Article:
Classic Tables: Kokkari
A Greek restaurant heads home
The dining room | Zucchini fritters
San Francisco is overrun with Italian restaurants. But the consensus seems to be that one Greek spot is enough, probably because 12-year-old Kokkari gets it just right.
Erik Cosselmon has been the chef here since 2004, though the menu has changed little since the restaurant opened. The generous spirit of the restaurant and those signature recipes are captured in the new cookbook Kokkari: Contemporary Greek Flavors. Owning a copy means you'll never have to visit the restaurant ever again. But you should.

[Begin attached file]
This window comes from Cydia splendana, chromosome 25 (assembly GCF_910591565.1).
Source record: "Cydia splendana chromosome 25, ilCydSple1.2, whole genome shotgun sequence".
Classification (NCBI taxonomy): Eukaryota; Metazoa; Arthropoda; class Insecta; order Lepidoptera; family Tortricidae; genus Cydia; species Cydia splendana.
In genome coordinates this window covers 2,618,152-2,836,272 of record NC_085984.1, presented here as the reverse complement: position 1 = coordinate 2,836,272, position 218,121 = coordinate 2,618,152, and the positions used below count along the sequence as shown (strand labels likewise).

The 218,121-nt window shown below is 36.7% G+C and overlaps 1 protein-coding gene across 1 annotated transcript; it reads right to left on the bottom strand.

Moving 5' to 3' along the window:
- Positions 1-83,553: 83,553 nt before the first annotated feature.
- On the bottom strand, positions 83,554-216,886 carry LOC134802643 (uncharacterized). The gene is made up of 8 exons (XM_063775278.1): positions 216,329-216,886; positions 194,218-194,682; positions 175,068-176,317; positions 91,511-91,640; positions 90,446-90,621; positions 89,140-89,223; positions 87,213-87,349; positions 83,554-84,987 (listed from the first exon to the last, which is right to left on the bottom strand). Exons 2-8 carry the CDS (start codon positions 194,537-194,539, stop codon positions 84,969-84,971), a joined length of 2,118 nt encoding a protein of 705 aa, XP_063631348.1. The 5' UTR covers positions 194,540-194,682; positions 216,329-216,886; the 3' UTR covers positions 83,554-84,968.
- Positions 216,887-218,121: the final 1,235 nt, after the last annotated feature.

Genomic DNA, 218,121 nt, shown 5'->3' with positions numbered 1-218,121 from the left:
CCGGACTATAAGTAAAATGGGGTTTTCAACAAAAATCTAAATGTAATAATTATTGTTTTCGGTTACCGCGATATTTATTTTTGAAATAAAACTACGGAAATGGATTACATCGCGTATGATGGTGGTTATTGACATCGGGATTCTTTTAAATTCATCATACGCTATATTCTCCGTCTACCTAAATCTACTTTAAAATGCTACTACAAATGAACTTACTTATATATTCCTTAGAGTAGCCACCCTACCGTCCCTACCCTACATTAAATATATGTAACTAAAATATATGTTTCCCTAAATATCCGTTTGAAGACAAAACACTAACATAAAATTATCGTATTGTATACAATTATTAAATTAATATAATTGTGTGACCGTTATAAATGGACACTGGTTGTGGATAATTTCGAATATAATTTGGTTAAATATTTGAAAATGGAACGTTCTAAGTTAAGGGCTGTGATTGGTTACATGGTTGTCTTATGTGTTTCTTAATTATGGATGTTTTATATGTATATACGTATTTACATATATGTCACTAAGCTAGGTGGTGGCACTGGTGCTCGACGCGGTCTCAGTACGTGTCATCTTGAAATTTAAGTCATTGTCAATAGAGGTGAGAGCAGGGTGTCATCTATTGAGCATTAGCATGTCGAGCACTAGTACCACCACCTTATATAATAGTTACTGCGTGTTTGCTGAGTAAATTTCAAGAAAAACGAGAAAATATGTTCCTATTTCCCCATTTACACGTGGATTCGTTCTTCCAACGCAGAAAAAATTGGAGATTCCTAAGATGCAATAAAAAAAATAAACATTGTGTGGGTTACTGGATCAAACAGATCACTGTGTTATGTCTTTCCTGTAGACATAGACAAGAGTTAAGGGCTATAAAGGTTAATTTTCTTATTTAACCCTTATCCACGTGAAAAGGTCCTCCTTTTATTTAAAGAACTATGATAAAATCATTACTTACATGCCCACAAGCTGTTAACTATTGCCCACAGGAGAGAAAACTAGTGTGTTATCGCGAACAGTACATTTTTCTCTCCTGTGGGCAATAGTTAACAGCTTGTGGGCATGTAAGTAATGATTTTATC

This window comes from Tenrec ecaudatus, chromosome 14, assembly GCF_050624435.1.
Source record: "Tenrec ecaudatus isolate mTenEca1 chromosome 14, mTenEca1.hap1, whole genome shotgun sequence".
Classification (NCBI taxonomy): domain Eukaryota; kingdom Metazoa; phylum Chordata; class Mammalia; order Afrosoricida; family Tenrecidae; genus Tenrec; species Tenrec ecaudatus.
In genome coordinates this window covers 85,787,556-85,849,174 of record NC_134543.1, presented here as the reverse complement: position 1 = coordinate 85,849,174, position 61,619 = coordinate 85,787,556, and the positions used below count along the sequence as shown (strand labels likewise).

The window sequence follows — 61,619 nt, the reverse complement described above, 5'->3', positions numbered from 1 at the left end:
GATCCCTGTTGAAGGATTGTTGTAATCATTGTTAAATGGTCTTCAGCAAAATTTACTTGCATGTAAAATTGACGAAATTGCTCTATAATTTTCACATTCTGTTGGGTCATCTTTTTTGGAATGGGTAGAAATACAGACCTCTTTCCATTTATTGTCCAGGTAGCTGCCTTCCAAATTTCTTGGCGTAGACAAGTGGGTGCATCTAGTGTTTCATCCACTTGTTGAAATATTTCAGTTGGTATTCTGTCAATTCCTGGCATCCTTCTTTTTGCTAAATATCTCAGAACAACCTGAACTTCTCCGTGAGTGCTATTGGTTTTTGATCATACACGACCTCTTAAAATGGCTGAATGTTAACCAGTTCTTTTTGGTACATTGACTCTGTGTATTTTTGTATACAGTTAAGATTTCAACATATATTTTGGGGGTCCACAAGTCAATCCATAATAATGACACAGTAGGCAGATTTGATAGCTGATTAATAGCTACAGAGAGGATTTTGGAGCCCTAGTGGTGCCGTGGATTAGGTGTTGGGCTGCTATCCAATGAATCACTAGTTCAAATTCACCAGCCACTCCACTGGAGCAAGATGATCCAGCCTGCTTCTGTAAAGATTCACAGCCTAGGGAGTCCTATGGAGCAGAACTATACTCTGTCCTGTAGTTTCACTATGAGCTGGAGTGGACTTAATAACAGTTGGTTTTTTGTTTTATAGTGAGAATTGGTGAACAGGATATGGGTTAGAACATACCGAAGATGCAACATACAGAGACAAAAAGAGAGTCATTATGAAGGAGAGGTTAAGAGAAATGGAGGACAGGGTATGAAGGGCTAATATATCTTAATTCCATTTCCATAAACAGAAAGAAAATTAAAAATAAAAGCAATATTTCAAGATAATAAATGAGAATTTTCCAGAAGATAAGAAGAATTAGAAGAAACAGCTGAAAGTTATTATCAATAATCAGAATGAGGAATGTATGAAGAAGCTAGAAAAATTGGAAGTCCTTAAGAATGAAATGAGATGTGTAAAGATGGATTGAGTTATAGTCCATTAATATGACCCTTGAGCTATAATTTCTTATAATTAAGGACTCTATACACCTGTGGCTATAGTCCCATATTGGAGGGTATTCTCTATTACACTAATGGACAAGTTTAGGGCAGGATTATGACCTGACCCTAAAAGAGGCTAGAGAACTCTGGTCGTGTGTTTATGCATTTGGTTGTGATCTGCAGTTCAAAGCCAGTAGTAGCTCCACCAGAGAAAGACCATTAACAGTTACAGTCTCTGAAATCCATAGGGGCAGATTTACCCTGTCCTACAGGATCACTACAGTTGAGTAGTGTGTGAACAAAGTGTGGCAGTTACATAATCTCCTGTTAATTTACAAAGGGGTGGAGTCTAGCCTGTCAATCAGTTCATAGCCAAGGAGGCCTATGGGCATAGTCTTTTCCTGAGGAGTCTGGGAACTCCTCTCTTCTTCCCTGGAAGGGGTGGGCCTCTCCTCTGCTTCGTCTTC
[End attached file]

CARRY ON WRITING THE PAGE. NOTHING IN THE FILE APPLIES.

There are beloved dishes--the spreads (melitzanosalata, taramosalata, tzatziki, favosalata or tirosalata) with grilled pita ($7.50), or cheesy zucchini fritters with minted yogurt ($8.75; click here for the recipe).
A giant hearth is the literal and figurative centerpiece of the front dining room. Over a wood fire, Cosselmon roasts whole Napa-raised lambs, chickens and generous cuts of local pork; after you see the selections, ordering one is a foregone conclusion.
It's also hard to find fault with a pristine whole grilled fish, dressed only with olive oil and lemon juice (market price). And though every Greek restaurant has moussaka, this has cinnamon-scented lamb, eggplant and yogurt béchamel in perfect proportion ($18).
Making all of these things at home is now an option, but you couldn't go wrong making a reservation either.
Kokkari, 200 Jackson St. (at Front St.); 415-981-0983 or kokkari.com
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